So I made the first test setup …

Underrun occurred .. So back to the drawingboard.
I probably need a better Audio Hat.
First to try .. Zero fast enough for sidplay2?
Maybe audio over hdmi works??

Shelly Flood Sensor

I’ve had this Shelly sensor for a long time. But never posted anything about this.
Last weekend we had a -situation- in our kitchen, so what better time to test this device again!

This little disc shaped device has three metal points on its bottom side, those are the flood (water) sensors.
It stay’s in sleep mode when all’s good.
It does several things when it detects water.

  • Emits a alarm signal
  • Wakes-up wifi
    • Sends a MQTT message (when not connected to the cloud like i have)
      MQTT is a alarm message AND it wil send the temperature of the device!
  • After a while (when dry) goes back to sleep

There are connection point on the print you can use .. happy hacking!

My node-red configuration

Above is the part where the mqtt messages gets processed by Node-Red
Sending it to PushOver and my little MqttLcdNotifier

Above is the MqttLcdNotifer .. there are several parts to this

  • Top line is from shelly flood and other notifications
  • Text input puts text from the NR GUI on my TV and the LCDDisplay
    • same parts are being used by my 3D printer when the print tool is getting TO hot, or printing is finished
  • Trigger at work WAS a notification for work .. nonfunc
  • mqttlcd-button is the mqtt message send from the display (the one that i was pushing) to stop the beeping and clears the display
  • Bash notify, is as previously posted a flow which i can control from my linux machines notify “compiling complete” for example.
    This is also being broadcast from my livingroom using speakers.
    (See separate post about this)

Wellll, put this in place 2 years ago, never looked at it again .. still works

Volume is low, due to alarm sounds 🙂

Generic matrix keyboard

In this case designed for my 6502, but it is a generic setup.

I it just a dual 16key matrix decoder merged together. You can probably use this with raspberries, arduinos etc.

I wanted to use 74C923 but these are nowhere to be found. And even then, the number of keys wil be 20.
So i am tying together two 74C922 using some logic in a PLD.

First draft

It wil be something like above. Using the data availabe signal i can combine both 16key matrixes. (In theory .. it is all untested)

PLD Code

Address Decoder

PHI2 DA0 DA1 D01 D02 D03 D04 D11 D12 D13 D14 GND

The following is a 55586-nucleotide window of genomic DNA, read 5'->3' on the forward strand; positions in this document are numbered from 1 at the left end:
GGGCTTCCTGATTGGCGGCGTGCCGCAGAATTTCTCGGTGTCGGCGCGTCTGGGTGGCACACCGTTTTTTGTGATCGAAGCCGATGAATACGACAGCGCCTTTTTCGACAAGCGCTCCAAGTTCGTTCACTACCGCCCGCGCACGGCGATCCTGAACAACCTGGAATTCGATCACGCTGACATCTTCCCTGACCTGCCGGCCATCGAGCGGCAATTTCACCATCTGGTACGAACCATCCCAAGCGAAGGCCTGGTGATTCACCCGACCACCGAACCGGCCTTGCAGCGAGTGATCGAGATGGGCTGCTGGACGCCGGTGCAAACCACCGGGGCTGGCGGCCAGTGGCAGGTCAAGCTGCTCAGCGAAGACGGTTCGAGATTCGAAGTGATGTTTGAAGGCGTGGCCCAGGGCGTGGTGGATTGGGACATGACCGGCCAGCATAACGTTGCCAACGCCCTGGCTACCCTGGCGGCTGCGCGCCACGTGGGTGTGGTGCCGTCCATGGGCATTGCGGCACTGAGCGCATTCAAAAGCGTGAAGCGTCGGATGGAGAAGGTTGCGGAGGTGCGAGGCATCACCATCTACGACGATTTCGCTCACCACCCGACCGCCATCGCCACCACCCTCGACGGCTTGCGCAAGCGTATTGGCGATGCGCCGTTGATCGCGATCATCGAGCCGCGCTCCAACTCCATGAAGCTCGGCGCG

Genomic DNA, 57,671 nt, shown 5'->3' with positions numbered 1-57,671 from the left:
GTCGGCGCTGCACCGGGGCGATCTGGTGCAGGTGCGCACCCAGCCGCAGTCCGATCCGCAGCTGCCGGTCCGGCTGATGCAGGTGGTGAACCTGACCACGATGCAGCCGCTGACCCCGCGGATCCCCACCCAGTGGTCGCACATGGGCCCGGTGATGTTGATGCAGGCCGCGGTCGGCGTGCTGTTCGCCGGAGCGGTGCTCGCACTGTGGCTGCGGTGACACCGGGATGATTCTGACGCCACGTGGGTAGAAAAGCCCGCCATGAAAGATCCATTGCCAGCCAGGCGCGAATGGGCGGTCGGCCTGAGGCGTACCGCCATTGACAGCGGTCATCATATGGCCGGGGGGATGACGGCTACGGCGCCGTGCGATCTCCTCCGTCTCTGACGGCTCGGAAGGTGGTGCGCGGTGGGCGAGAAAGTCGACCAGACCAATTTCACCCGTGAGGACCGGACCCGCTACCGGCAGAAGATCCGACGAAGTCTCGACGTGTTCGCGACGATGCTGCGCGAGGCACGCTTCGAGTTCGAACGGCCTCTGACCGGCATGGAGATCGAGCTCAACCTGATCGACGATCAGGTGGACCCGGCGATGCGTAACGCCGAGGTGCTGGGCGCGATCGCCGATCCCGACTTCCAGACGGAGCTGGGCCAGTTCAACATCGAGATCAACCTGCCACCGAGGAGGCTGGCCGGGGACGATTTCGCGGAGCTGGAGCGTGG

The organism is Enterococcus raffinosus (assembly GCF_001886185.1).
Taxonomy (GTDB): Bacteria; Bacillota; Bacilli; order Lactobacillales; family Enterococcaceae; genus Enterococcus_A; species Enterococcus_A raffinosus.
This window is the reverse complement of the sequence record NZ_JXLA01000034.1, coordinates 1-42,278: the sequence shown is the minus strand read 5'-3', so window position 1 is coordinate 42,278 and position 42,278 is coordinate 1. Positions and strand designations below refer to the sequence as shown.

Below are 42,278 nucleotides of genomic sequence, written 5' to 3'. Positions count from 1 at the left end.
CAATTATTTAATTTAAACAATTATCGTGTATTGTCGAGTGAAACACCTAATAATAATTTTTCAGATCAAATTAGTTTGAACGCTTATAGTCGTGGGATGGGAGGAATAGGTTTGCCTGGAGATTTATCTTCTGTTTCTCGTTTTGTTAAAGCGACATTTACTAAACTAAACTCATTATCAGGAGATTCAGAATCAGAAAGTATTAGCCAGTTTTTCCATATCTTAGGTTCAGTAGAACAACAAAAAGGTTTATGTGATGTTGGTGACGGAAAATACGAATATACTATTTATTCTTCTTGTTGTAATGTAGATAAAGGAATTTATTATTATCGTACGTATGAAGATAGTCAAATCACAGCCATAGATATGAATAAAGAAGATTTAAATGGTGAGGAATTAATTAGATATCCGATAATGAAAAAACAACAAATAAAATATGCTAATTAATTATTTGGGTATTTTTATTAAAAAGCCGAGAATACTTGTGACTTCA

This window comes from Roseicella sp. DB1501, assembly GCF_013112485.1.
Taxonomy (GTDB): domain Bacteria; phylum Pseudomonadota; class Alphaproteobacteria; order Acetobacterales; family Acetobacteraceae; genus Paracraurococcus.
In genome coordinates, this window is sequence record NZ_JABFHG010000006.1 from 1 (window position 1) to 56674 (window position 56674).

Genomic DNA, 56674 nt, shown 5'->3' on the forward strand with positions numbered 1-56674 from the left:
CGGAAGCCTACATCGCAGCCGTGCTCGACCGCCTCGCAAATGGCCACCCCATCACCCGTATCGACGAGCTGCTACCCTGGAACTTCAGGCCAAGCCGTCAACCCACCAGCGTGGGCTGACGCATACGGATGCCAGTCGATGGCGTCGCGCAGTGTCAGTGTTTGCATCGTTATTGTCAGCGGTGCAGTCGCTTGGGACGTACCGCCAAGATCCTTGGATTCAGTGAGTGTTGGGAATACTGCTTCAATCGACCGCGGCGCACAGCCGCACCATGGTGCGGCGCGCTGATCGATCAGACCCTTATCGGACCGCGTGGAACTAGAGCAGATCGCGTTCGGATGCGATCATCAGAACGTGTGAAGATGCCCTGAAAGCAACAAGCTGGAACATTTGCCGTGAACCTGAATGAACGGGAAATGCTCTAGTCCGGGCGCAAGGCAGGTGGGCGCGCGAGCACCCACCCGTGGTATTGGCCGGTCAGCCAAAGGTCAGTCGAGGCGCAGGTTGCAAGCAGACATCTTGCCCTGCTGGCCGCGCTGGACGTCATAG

DA = DA0 + DA1
D0 = D01 & DA0 + D11 & DA1
D1 = D02 & DA0 + D12 & DA1
D2 = D03 & DA0 + D13 & DA1
D3 = D04 & DA0 + D14 & DA1
D4 = DA1 

Key matrix merger

I’ve got my new keys of the keyboard in today!

  • 0-F – hex keys
  • G = Go
  • R = Reset
  • S = Step
  • M = Memory
  • Cursor keys (up/down for memory locations)
  • ??? I’ve got room for 8 more keys

My inkscape template (keys are 10/10mm)

Printed on white and red paper


MCH2022 Badge

Almost … friday will be the day i’ll attend May Contain Hackers.
Besides the awesome villages and talks.

UPDATE: 20220727
UPDATE: 20220812

You get a hackable badge, this one is more amazing as previous versions.

I can’t wait to have a go at this cool gadget. I personally could do without the pcb fancy design.

  • Espressif ESP32 Wrover-E with 16MB of flash storage and paired with 8MB of PSRAM, for front-end badge computing and compatibility with the badge.team ecosystem back to the 2017 SHA badge.
  • Lattice ICE40UP5K FPGA for hardware-accelerated graphics and user FPGA hardware designs.
  • Raspberry Pi RP2040 for advanced USB communication and board management.
  • 2Ah LiPo battery to give you a full day of fun on a charge.
  • 16-bit DAC with stereo output to headphone socket, onboard mono speaker.
  • ILI9341 2.2 inch TFT display with a 240 by 320 pixel resolution.
  • Bosch BNO055 orientation sensor.
  • Bosch BME680 environmental sensor.
  • The usual array of addressable LEDs.
  • SAO and Qwiic expansion connectors, FPGA PMOD expansion, plus onboard prototyping area.

Downloadable apps, micro python, Arduino ide programming.
All kinds of GPIO pins, leds buttons, sound.
Check out https://hatchery.badge.team/

You can play with this virtually here!

So much potential! Great start for a DIY project.

I won’t post about the workings, thats all well documented online.
I shall post about the hacks/findings i personally did.

UPDATE: 20220727
Made a micropython program to keep your NameTag level to the ground (Better version)

UPDATE: 20220812

Someone made a 8bit logic analyser using the pmod connector !

Mini C64 for MCH2022

Cool little C64 gadget for MCH2022

Next week i’ll be going to May Contain Hackers 2022, what to bring?
My old friend Bigred will be there, many others couldn’t make it …

What to bring and do:

  • Laptops
  • Arduino touch project?
  • My new 6502 breadboard computer?
  • The DVB-T / DAB / FM stick
  • Besides the emulators on my laptop, maybe i’ll bring this little thing
    (Or a real C64?)

Booting in 4 seconds!
Running Vice in 50 or 60 Hz
Low latency video!
Can emulate cartrides, floppy’s
When you connect joysticks or a real C64 keyboard to the GPIO pins it will use that.
SID sound using ReSid
CRT emulation
(look for BMC64 or combian)